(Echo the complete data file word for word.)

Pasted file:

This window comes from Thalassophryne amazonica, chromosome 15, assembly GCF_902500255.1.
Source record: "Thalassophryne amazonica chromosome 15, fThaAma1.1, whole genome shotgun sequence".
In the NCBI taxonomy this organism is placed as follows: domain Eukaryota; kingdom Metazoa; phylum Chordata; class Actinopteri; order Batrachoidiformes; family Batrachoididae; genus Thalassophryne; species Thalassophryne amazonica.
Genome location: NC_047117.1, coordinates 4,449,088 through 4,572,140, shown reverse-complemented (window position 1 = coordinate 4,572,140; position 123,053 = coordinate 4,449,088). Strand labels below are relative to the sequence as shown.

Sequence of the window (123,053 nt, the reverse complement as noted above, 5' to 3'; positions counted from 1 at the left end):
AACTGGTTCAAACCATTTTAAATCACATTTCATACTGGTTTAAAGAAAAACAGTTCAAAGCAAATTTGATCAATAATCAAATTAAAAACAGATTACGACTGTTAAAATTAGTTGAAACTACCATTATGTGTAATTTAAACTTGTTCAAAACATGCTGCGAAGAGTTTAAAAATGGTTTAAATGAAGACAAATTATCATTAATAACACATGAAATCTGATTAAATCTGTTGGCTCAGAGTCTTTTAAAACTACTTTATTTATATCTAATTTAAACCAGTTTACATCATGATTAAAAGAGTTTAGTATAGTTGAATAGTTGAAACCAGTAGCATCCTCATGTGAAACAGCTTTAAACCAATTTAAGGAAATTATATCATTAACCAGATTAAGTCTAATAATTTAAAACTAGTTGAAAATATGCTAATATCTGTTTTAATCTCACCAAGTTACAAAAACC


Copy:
This window comes from Thalassophryne amazonica, chromosome 15, assembly GCF_902500255.1.
Source record: "Thalassophryne amazonica chromosome 15, fThaAma1.1, whole genome shotgun sequence".
In the NCBI taxonomy this organism is placed as follows: domain Eukaryota; kingdom Metazoa; phylum Chordata; class Actinopteri; order Batrachoidiformes; family Batrachoididae; genus Thalassophryne; species Thalassophryne amazonica.
Genome location: NC_047117.1, coordinates 4,449,088 through 4,572,140, shown reverse-complemented (window position 1 = coordinate 4,572,140; position 123,053 = coordinate 4,449,088). Strand labels below are relative to the sequence as shown.

Sequence of the window (123,053 nt, the reverse complement as noted above, 5' to 3'; positions counted from 1 at the left end):
AACTGGTTCAAACCATTTTAAATCACATTTCATACTGGTTTAAAGAAAAACAGTTCAAAGCAAATTTGATCAATAATCAAATTAAAAACAGATTACGACTGTTAAAATTAGTTGAAACTACCATTATGTGTAATTTAAACTTGTTCAAAACATGCTGCGAAGAGTTTAAAAATGGTTTAAATGAAGACAAATTATCATTAATAACACATGAAATCTGATTAAATCTGTTGGCTCAGAGTCTTTTAAAACTACTTTATTTATATCTAATTTAAACCAGTTTACATCATGATTAAAAGAGTTTAGTATAGTTGAATAGTTGAAACCAGTAGCATCCTCATGTGAAACAGCTTTAAACCAATTTAAGGAAATTATATCATTAACCAGATTAAGTCTAATAATTTAAAACTAGTTGAAAATATGCTAATATCTGTTTTAATCTCACCAAGTTACAAAAACC